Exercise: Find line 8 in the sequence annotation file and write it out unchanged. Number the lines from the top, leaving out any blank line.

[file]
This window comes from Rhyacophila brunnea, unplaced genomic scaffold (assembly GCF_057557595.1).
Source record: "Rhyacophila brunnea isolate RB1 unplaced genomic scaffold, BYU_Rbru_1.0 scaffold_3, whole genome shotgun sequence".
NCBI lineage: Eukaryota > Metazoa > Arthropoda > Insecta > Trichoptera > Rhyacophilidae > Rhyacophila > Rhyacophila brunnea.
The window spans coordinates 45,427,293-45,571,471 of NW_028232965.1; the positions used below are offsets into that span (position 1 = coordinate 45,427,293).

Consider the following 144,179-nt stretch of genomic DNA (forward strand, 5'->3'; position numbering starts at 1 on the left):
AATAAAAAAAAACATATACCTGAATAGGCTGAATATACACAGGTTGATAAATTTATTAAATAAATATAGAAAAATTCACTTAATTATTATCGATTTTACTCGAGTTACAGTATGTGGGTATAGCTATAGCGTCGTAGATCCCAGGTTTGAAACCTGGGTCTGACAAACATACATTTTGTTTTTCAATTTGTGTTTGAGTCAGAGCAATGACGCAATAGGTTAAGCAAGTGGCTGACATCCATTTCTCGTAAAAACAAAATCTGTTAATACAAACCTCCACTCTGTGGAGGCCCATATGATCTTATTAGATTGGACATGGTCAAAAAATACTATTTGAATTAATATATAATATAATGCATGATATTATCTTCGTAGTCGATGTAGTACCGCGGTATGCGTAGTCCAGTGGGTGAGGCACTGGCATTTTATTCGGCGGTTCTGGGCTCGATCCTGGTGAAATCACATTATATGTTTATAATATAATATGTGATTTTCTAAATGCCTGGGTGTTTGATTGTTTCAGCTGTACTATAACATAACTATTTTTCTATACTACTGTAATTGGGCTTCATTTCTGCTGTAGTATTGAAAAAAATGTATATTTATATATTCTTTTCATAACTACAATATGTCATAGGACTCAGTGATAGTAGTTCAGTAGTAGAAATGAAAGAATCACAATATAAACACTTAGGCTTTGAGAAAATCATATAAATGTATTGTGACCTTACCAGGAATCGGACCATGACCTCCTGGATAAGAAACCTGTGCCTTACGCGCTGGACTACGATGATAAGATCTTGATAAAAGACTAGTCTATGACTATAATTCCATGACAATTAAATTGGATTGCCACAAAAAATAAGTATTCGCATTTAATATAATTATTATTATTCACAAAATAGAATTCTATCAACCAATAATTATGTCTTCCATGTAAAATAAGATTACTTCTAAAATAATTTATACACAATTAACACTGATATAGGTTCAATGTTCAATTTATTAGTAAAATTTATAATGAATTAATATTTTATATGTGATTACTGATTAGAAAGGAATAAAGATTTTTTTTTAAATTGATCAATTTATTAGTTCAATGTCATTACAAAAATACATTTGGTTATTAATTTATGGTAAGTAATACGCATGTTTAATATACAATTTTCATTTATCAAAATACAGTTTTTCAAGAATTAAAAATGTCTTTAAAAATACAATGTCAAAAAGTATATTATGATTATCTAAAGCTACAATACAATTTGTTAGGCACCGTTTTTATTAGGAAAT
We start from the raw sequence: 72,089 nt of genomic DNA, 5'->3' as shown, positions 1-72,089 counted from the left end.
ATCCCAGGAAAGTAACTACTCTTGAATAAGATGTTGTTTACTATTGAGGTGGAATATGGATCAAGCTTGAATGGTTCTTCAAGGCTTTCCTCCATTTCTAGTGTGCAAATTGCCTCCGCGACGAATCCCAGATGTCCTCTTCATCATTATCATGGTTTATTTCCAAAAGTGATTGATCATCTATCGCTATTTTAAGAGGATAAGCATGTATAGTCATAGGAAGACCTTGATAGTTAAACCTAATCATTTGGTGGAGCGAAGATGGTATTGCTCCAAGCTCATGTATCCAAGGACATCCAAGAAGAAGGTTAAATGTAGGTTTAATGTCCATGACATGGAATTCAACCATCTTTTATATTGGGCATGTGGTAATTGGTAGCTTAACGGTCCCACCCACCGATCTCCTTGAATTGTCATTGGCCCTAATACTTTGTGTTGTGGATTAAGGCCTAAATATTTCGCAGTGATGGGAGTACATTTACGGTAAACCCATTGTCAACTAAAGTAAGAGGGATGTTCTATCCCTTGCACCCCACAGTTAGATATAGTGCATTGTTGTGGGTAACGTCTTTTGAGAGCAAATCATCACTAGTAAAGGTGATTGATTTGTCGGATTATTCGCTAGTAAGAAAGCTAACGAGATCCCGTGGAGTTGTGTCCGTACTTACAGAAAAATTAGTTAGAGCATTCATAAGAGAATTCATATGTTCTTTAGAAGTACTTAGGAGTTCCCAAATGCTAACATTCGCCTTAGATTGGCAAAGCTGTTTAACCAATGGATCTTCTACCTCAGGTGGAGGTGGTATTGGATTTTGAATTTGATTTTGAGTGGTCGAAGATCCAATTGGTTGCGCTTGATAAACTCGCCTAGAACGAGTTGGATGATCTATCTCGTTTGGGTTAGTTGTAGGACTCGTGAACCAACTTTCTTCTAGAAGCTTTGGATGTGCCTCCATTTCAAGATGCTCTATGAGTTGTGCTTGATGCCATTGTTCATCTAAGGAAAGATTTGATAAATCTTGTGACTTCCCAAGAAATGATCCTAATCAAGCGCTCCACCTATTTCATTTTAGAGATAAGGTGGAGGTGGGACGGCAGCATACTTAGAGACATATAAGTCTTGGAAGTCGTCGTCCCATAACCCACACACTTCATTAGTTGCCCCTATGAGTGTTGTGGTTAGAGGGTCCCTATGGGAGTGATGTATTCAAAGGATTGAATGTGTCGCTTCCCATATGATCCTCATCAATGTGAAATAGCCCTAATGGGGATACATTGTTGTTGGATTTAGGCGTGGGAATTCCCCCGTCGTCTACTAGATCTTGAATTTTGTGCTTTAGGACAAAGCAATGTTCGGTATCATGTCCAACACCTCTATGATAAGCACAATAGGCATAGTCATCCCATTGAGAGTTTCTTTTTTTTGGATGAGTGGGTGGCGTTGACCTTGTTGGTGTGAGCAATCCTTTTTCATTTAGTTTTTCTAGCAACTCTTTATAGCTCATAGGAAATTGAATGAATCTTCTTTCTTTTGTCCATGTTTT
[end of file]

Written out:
ATCCCAGGAAAGTAACTACTCTTGAATAAGATGTTGTTTACTATTGAGGTGGAATATGGATCAAGCTTGAATGGTTCTTCAAGGCTTTCCTCCATTTCTAGTGTGCAAATTGCCTCCGCGACGAATCCCAGATGTCCTCTTCATCATTATCATGGTTTATTTCCAAAAGTGATTGATCATCTATCGCTATTTTAAGAGGATAAGCATGTATAGTCATAGGAAGACCTTGATAGTTAAACCTAATCATTTGGTGGAGCGAAGATGGTATTGCTCCAAGCTCATGTATCCAAGGACATCCAAGAAGAAGGTTAAATGTAGGTTTAATGTCCATGACATGGAATTCAACCATCTTTTATATTGGGCATGTGGTAATTGGTAGCTTAACGGTCCCACCCACCGATCTCCTTGAATTGTCATTGGCCCTAATACTTTGTGTTGTGGATTAAGGCCTAAATATTTCGCAGTGATGGGAGTACATTTACGGTAAACCCATTGTCAACTAAAGTAAGAGGGATGTTCTATCCCTTGCACCCCACAGTTAGATATAGTGCATTGTTGTGGGTAACGTCTTTTGAGAGCAAATCATCACTAGTAAAGGTGATTGATTTGTCGGATTATTCGCTAGTAAGAAAGCTAACGAGATCCCGTGGAGTTGTGTCCGTACTTACAGAAAAATTAGTTAGAGCATTCATAAGAGAATTCATATGTTCTTTAGAAGTACTTAGGAGTTCCCAAATGCTAACATTCGCCTTAGATTGGCAAAGCTGTTTAACCAATGGATCTTCTACCTCAGGTGGAGGTGGTATTGGATTTTGAATTTGATTTTGAGTGGTCGAAGATCCAATTGGTTGCGCTTGATAAACTCGCCTAGAACGAGTTGGATGATCTATCTCGTTTGGGTTAGTTGTAGGACTCGTGAACCAACTTTCTTCTAGAAGCTTTGGATGTGCCTCCATTTCAAGATGCTCTATGAGTTGTGCTTGATGCCATTGTTCATCTAAGGAAAGATTTGATAAATCTTGTGACTTCCCAAGAAATGATCCTAATCAAGCGCTCCACCTATTTCATTTTAGAGATAAGGTGGAGGTGGGACGGCAGCATACTTAGAGACATATAAGTCTTGGAAGTCGTCGTCCCATAACCCACACACTTCATTAGTTGCCCCTATGAGTGTTGTGGTTAGAGGGTCCCTATGGGAGTGATGTATTCAAAGGATTGAATGTGTCGCTTCCCATATGATCCTCATCAATGTGAAATAGCCCTAATGGGGATACATTGTTGTTGGATTTAGGCGTGGGAATTCCCCCGTCGTCTACTAGATCTTGAATTTTGTGCTTTAGGACAAAGCAATGTTCGGTATCATGTCCAACACCTCTATGATAAGCACAATAGGCATAGTCATCCCATTGAGAGTTTCTTTTTTTTGGATGAGTGGGTGGCGTTGACCTTGTTGGTGTGAGCAATCCTTTTTCATTTAGTTTTTCTAGCAACTCTTTATAGCTCATAGGAAATTGAATGAATCTTCTTTCTTTTGTCCATGTTTT